CRKT M16 Deadbolt Review
(Photo/Anthony Sculimbrene)

‘It Could Not Be Simpler’: CRKT M16 Deadbolt Folding Knife Review

CRKT has been known for two things — entry-level designs and a willingness to experiment. A few years ago, that experimentation led the brand to a very different lock design, the Deadbolt lock.

Though visually similar to the notoriously hard-to-make Paul Lock, the Deadbolt lock is simpler and stronger and does nothing to deploy the knife. The lock is a very good design and the M16 Deadbolt represents its use on CRKT’s flagship design.

CRKT M16 Deadbolt: Review

CRKT M16 Deadbolt
(Photo/Anthony Sculimbrene)

CRKT M16 Deadbolt: Specs

  • Steel: D2
  • Grind: ¾ height hollow grind
  • Lock: Deadbolt lock
  • Blade length: 3.58 in.
  • Handle length: 4.65 in.
  • OAL: 8.25 in.
  • Weight: 4.00 oz.
  • Price: $125
  • Country of origin: China

Highlights

The M16 is an assisted flipper, originally designed by the truly great Kit Carson. The knife has become an icon in the knife industry and has resulted in dozens of variants.

CRKT M16 Deadbolt - Blade
(Photo/Anthony Sculimbrene)

This particular knife, new in 2022, is a medium-size M16 with a Deadbolt lock instead of the normal liner lock. Everything about the M16 is designed to be easy to use.

The knife’s assisted flipper deploys as fast and as readily as an auto. The blade — coated D2 — is tough and resistant to damage. And now the lock is similarly easy.

Deployment automatically engages the lock; disengagement is achieved by pressing the pivot button. It could not be simpler.

Because of the large contact surface between the lock and the blade, and the robust build of the pivot and handles, the Deadbolt is very strong (with the caveat that almost all knife locks are sufficiently strong — common sense is your best safety plan).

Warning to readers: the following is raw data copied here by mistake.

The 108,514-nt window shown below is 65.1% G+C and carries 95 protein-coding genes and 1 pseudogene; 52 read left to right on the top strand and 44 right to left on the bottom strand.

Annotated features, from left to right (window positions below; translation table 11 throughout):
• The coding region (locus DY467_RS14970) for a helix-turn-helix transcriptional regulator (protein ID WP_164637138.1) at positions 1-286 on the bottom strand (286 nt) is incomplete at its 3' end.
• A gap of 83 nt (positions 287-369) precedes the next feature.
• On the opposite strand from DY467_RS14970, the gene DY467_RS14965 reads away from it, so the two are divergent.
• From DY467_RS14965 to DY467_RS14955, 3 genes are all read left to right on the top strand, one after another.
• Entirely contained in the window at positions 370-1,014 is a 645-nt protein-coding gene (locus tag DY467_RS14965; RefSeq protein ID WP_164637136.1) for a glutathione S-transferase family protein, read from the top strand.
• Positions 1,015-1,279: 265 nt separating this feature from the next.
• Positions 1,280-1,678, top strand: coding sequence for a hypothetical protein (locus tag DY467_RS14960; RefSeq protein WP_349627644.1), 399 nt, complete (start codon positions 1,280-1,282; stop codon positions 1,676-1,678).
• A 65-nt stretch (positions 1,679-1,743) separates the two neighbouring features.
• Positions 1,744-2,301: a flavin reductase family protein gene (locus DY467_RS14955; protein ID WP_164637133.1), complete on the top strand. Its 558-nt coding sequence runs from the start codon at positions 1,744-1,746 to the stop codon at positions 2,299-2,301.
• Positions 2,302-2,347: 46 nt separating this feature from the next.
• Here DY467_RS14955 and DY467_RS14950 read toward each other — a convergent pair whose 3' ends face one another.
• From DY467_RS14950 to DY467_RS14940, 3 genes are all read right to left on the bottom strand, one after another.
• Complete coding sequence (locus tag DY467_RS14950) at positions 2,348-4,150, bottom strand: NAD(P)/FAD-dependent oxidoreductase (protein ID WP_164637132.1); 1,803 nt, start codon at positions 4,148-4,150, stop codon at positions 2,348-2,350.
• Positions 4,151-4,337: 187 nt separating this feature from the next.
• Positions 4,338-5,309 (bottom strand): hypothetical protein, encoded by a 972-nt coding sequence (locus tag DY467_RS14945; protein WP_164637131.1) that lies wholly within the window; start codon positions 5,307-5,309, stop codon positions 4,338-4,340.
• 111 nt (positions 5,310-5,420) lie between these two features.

CRKT M16 Deadbolt - length
(Photo/Anthony Sculimbrene)

This particular model is quite large for an EDC knife, but it works well in a harder use role where its capacity to deal out and absorb damage is a plus.

The price is a bit high for a D2-bladed knife, but the lock is the star here. The grind results in a pretty thick knife behind the edge, but it also brings a huge amount of steel to bear on the tip, resulting in a very good and useful point.

Conclusion

If you are looking for a knife that carries and deploys well but can still take a beating, this version of the M16 is a good choice. It’s not insanely overbuilt like a ZT or a Cold Steel, but at that point, you are probably better off carrying a small fixed blade.

I also like the use of aluminum in the handles — stronger than G10, less expensive than titanium, and lighter than steel. More knives should be using aluminum for handle scale material. Recommended!

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